Our results showed that median OS for LM cases overall was 6 months, with the best for testicular cancer, followed by bone, prostate, breast, ovarian, brain, anal, and colorectal cancer. We found that patients with LM had poorer OS compared to those without LM. In the subgroup analysis, LM from brain cancer did not affect prognosis. For most primary tumors, the risk of mortality is significantly increased when LM occurs. Mortality was increased most significantly for LM from thyroid cancer, melanoma, and prostate, breast, endometrial, testicular, and kidney cancer. Therefore, for clinicians, early detection of LM is important for clinical practice to reduce the risk of mortality and disease burden in cancer patients.
Colorectal cancer was the most common primary cancer for LM in our study, which deserves more attention. For patients with colorectal cancer, the liver and lungs were top two metastatic sites. A previous study  has described the pattern of distant metastases in colorectal cancer. Rectal cancer had a higher incidence of LM compared to colon cancer, which is similar to our results, especially for N1 stage rectal cancer. Similar results have been reported in stage IV colorectal cancer . Compared to patients with metastases in other organs such as the liver, bone, and brain, patients with only LM have better OS, specifically among those with KRAS mutant tumors . In patients with LM, colorectal cancer cells usually initially enter the general circulation, followed by infiltration of the lung parenchyma, killing the lung capillary cells. This process involves parathyroid hormone-like hormone (PTHLH) and possibly necroptosis. Chemokines derived from exosomes may promote colorectal cancer cell metastasis to the lungs . Colorectal cancer cells, via a macrophage-dependent pathway, release microparticles to remodel the lung parenchyma and create an altered inflammatory and mechanical response to tumor cell invasion . The specific mechanism of colorectal cancer metastasis to the lungs is still unknown.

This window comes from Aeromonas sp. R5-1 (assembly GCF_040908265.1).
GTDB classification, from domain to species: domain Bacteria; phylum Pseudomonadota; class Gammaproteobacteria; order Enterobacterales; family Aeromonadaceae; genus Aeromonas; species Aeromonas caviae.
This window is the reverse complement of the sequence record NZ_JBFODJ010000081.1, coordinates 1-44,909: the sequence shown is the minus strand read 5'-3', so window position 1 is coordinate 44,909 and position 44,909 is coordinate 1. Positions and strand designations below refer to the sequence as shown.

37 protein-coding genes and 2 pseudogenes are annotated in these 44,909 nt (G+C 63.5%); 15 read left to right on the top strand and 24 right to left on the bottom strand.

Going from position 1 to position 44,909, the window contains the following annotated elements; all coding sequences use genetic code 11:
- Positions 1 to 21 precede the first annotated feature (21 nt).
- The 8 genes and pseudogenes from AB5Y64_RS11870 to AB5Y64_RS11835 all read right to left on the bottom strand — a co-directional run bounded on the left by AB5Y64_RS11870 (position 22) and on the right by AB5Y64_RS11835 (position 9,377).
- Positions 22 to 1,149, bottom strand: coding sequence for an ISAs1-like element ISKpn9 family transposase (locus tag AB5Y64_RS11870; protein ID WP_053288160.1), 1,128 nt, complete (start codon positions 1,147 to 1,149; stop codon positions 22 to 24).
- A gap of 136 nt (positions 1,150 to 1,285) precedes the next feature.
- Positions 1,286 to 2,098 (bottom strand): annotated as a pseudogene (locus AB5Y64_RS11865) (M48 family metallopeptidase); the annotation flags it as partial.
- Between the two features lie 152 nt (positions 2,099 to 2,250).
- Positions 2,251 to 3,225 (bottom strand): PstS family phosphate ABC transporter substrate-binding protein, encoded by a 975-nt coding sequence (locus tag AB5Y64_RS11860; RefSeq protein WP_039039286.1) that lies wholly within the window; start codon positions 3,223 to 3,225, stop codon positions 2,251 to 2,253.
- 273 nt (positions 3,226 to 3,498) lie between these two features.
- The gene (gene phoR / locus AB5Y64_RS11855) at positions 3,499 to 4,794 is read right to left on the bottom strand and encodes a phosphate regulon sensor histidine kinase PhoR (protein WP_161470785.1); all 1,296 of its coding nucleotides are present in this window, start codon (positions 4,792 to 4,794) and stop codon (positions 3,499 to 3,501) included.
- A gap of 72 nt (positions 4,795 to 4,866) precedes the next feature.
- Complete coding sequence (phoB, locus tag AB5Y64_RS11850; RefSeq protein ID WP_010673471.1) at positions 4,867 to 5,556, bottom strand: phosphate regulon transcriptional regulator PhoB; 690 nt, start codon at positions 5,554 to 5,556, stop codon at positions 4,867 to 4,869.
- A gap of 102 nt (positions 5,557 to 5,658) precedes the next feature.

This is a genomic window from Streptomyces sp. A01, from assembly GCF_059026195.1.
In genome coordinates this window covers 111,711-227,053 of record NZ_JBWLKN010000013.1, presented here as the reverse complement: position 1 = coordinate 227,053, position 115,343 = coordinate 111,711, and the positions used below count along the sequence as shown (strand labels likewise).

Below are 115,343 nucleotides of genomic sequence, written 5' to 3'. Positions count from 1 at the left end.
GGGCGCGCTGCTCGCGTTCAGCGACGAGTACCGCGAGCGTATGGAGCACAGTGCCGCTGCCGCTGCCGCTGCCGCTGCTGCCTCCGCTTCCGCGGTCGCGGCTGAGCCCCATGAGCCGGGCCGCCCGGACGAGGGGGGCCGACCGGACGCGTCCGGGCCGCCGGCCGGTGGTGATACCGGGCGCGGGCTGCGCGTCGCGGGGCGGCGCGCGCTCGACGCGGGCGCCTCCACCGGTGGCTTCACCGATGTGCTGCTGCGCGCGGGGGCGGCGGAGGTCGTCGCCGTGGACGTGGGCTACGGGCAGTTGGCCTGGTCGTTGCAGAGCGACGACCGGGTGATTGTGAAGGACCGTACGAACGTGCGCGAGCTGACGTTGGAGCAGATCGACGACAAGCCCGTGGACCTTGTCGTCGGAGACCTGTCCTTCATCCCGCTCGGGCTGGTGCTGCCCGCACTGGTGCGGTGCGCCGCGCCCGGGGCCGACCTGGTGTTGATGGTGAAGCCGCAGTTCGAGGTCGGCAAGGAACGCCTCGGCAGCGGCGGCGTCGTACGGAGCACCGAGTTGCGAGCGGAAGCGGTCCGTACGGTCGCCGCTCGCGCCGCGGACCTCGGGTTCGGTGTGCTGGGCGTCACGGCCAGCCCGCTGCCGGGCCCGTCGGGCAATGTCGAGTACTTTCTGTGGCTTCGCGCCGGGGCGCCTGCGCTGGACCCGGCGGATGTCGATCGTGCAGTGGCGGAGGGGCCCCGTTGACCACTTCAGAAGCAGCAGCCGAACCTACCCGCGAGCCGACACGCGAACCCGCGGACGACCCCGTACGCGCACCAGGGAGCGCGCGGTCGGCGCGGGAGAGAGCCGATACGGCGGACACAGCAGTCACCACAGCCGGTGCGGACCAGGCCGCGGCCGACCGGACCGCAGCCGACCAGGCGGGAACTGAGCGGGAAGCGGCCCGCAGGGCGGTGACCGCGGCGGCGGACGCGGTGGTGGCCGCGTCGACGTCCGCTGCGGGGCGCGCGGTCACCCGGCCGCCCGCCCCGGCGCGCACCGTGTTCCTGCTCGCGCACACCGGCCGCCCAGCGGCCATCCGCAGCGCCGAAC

Breast cancer is the most common malignant disease in women . More importantly, breast cancer had one of the highest incidences of LM in our research. LM significantly increased the mortality of breast cancer patients. A previous study demonstrated that most breast-cancer-related deaths were related to the occurrence of metastases . Usually decades after initial diagnosis of primary cancer, over half of breast cancer patients will develop metastases, which severely affects disease management . Besides bone, the lungs are the most frequent site of metastasis in breast cancer patients. We identified 317,800 breast cancer patients with LM, representing 1.69% of the entire cases and 24.4% of the subgroup with metastases. This is similar to a recent research . Clinical research has shown that different molecular characteristics affect organ-specific metastatic patterns. HR−/HER2+ and triple-negative breast cancer patients have the highest incidence of metastasis. Triple-negative patients have poor survival and usually respond poorly to hormonal therapy . Recently, more attention has been paid to the underlying molecular mechanisms that play an important role in the organ-specific metastasis of breast cancer cells .